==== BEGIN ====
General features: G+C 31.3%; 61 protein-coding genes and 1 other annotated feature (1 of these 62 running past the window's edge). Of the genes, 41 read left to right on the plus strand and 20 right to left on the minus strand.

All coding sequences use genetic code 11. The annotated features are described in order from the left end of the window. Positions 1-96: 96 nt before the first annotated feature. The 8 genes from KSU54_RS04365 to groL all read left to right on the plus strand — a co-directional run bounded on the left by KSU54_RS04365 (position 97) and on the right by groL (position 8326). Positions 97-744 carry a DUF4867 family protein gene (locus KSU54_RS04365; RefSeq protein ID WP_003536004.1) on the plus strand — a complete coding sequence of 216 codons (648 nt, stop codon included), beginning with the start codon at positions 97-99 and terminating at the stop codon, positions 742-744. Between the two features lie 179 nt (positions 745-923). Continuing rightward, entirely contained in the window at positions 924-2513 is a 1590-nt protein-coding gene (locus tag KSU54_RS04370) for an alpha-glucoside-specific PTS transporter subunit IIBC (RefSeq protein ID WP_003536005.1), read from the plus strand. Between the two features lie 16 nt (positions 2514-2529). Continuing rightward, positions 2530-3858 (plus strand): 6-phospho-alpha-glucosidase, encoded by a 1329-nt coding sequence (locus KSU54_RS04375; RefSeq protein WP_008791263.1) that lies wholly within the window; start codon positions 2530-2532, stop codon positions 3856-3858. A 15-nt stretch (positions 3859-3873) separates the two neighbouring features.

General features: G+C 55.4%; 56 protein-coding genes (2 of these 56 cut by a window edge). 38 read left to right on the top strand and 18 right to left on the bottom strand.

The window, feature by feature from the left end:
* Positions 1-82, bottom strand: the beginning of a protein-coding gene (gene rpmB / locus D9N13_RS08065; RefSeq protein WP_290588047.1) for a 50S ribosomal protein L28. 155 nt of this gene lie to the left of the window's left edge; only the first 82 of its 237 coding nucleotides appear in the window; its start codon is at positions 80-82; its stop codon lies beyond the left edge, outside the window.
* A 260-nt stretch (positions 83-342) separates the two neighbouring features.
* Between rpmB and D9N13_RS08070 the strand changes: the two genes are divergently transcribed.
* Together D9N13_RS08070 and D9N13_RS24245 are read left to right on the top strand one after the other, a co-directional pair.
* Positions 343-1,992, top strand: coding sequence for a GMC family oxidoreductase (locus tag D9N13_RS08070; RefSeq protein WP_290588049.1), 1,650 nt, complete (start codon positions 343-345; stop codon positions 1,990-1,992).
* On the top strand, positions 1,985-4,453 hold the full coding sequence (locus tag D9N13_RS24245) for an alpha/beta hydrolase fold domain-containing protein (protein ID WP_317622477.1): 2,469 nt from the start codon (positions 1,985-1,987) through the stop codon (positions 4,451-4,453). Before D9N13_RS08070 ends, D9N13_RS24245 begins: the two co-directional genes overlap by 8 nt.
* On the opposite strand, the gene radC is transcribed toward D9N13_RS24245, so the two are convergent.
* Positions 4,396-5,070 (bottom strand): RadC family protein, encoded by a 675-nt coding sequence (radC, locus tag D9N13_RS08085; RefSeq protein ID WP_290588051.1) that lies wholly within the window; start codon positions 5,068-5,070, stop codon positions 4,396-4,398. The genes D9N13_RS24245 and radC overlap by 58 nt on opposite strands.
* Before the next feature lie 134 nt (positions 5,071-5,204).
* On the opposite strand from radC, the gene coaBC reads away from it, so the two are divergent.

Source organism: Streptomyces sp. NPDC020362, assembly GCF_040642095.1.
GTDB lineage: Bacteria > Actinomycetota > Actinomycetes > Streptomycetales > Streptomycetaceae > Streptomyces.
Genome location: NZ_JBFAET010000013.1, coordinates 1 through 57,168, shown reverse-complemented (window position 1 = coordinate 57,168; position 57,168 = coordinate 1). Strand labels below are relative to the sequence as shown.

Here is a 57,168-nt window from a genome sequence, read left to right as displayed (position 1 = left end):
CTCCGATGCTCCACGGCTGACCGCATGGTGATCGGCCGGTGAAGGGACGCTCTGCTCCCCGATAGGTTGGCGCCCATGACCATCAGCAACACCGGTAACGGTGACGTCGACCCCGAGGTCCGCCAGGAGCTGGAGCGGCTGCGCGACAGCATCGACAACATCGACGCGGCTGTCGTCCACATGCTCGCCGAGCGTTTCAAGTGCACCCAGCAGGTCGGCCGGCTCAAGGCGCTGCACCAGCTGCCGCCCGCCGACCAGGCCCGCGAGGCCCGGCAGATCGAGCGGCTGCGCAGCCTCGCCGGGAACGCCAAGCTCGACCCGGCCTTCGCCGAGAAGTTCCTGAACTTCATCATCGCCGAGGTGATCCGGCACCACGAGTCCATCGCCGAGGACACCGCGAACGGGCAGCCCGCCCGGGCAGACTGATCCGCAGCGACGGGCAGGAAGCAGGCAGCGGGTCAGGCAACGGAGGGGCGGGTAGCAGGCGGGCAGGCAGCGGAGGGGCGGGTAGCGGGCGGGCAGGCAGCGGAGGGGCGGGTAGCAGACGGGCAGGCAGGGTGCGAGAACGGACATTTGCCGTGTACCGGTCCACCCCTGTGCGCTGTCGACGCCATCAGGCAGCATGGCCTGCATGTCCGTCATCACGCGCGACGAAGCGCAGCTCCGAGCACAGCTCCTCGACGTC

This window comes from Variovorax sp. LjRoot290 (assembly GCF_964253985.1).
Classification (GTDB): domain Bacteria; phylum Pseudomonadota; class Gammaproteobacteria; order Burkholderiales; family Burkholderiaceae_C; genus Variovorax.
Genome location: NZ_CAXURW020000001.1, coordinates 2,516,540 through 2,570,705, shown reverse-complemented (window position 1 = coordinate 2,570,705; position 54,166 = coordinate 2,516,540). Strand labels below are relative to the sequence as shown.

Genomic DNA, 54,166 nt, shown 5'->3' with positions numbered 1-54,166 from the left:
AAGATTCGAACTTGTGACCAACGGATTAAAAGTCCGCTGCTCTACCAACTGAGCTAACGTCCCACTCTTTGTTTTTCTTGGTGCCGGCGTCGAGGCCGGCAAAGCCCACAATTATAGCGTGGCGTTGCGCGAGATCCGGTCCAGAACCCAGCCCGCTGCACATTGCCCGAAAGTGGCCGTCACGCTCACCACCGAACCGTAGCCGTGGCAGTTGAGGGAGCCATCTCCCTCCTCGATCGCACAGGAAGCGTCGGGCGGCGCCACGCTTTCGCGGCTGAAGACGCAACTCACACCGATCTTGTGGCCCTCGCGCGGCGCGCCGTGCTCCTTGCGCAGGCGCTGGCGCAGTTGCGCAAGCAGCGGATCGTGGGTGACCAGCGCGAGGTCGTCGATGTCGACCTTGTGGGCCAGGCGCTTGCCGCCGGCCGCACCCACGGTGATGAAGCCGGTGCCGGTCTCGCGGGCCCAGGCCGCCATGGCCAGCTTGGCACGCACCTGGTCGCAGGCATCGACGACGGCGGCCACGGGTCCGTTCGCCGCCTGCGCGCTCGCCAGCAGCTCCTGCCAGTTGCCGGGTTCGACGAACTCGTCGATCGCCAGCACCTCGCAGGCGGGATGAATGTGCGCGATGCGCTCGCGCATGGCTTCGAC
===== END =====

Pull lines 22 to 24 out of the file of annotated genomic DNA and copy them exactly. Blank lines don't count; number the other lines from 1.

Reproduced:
Genome location: NZ_CAXURW020000001.1, coordinates 2,516,540 through 2,570,705, shown reverse-complemented (window position 1 = coordinate 2,570,705; position 54,166 = coordinate 2,516,540). Strand labels below are relative to the sequence as shown.

Genomic DNA, 54,166 nt, shown 5'->3' with positions numbered 1-54,166 from the left:
AAGATTCGAACTTGTGACCAACGGATTAAAAGTCCGCTGCTCTACCAACTGAGCTAACGTCCCACTCTTTGTTTTTCTTGGTGCCGGCGTCGAGGCCGGCAAAGCCCACAATTATAGCGTGGCGTTGCGCGAGATCCGGTCCAGAACCCAGCCCGCTGCACATTGCCCGAAAGTGGCCGTCACGCTCACCACCGAACCGTAGCCGTGGCAGTTGAGGGAGCCATCTCCCTCCTCGATCGCACAGGAAGCGTCGGGCGGCGCCACGCTTTCGCGGCTGAAGACGCAACTCACACCGATCTTGTGGCCCTCGCGCGGCGCGCCGTGCTCCTTGCGCAGGCGCTGGCGCAGTTGCGCAAGCAGCGGATCGTGGGTGACCAGCGCGAGGTCGTCGATGTCGACCTTGTGGGCCAGGCGCTTGCCGCCGGCCGCACCCACGGTGATGAAGCCGGTGCCGGTCTCGCGGGCCCAGGCCGCCATGGCCAGCTTGGCACGCACCTGGTCGCAGGCATCGACGACGGCGGCCACGGGTCCGTTCGCCGCCTGCGCGCTCGCCAGCAGCTCCTGCCAGTTGCCGGGTTCGACGAACTCGTCGATCGCCAGCACCTCGCAGGCGGGATGAATGTGCGCGATGCGCTCGCGCATGGCTTCGAC